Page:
“Did this ‘rewriting’ transform the music, or did the music transform me? Throughout the process I questioned, ‘Who am I to take these precious notes and mash them into clay?’ But at a certain point I simply got lost in the material. I reveled in its power. I forgot about these questions in my mind. I forgot about Beethoven.”

 

It seems important to give Beethoven himself the last word here. Beethoven’s Symphony No. 7 is perhaps his most ebullient, joyous, and extroverted work. Its themes are centered more around rhythmic energy than melody, with a feeling of dance and movement throughout. Composed in 1811-12, and apparently coinciding with his series of “Immortal Beloved” love letters, Beethoven conducted the premiere in Vienna in1813 with a fabulous roster of composers playing in the orchestra: Domenico Dragonetti, Johann Nepomuk Hummel, Giacomo Meyerbeer, Louis Spohr, and Antonio Salieri, among others.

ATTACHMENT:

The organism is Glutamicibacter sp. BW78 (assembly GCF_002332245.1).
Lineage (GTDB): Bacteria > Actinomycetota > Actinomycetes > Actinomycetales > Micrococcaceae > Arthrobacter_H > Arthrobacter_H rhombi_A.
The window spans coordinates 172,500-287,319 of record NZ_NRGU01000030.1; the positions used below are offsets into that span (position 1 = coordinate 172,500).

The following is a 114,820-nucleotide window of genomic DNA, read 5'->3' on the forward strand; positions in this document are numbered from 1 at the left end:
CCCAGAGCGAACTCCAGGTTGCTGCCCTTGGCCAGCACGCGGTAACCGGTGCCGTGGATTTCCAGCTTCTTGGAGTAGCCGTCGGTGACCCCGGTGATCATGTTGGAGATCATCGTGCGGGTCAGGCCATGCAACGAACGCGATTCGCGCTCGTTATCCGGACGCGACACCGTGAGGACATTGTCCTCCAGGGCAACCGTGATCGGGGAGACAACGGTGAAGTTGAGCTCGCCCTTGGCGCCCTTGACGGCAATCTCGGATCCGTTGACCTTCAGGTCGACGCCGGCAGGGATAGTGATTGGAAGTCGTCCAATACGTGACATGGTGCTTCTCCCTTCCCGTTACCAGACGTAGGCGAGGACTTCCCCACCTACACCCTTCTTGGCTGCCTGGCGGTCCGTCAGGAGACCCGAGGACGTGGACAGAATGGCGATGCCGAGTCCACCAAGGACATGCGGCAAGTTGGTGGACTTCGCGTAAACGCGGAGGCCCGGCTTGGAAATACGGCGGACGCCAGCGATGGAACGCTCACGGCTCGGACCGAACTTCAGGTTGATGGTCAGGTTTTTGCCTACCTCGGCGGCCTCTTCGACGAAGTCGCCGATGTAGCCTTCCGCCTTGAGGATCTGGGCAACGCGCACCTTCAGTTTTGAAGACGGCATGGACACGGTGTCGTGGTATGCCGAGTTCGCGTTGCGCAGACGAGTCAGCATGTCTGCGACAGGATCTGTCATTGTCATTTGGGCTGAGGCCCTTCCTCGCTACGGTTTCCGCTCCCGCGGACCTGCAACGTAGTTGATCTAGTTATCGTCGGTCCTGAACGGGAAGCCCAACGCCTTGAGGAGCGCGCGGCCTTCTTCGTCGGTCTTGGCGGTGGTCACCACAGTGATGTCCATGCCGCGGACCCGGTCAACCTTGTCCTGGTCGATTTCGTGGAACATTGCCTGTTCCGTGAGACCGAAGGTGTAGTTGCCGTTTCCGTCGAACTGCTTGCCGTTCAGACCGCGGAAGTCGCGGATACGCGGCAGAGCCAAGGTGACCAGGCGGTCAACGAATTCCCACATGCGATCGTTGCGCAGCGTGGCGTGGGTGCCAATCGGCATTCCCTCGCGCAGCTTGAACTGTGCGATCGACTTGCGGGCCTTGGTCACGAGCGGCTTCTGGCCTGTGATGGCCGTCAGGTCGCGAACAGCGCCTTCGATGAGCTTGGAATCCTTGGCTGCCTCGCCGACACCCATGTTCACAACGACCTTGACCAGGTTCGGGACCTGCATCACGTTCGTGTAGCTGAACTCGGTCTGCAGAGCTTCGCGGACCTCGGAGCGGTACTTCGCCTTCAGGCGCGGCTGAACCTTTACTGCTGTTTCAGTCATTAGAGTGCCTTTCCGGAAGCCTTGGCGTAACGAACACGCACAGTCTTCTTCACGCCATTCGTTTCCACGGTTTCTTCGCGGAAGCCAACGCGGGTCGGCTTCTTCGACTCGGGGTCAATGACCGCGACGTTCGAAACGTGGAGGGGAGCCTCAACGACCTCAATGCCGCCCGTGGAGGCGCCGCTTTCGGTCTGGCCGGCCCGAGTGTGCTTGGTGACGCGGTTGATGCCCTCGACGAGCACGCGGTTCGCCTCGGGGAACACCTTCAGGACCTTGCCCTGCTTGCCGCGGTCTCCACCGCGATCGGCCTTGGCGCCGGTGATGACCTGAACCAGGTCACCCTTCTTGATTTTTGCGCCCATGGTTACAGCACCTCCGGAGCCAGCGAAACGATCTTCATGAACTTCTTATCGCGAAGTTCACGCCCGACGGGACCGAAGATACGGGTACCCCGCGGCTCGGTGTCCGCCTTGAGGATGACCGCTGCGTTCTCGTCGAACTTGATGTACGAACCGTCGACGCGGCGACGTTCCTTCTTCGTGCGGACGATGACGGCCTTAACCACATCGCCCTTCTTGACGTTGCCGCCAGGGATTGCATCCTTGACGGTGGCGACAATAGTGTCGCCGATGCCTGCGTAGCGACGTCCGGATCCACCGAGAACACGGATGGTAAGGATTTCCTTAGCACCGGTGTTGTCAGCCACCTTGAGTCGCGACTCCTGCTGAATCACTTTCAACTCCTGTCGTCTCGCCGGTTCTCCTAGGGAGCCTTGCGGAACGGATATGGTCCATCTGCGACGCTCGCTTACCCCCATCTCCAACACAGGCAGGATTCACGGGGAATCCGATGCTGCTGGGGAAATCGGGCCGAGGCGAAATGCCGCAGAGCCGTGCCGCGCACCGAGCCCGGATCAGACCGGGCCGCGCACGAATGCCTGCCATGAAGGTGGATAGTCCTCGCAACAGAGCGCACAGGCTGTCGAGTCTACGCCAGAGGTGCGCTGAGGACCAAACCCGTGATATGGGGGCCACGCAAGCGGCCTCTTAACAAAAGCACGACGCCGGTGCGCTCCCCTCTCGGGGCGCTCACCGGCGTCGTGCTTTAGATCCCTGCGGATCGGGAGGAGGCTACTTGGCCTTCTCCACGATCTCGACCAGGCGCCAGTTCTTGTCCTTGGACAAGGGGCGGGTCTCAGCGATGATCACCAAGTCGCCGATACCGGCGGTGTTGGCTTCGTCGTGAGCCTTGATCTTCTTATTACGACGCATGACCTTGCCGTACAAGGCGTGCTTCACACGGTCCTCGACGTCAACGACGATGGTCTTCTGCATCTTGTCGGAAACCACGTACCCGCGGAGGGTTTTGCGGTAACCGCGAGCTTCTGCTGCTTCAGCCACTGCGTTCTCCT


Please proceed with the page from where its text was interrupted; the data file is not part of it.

The Symphony No. 7 is a feat of compositional virtuosity, perhaps his most perfect work, and Beethoven knew it, calling it “one of the happiest products of my poor talents”. It boldly explores the possibilities of symphonic form, at the same time displaying an unyielding developmental logic and even simple, process-driven architecture. While centered in A Major, it transforms remote harmonic centers into brightly-hued complements. The first movement’s introduction (the longest yet in the history of the symphony), is draped in grandeur but somehow winnows itself down to just one pitch: a single “E”, which through iteration catches fire as the dance rhythm which underlies the remaining movement.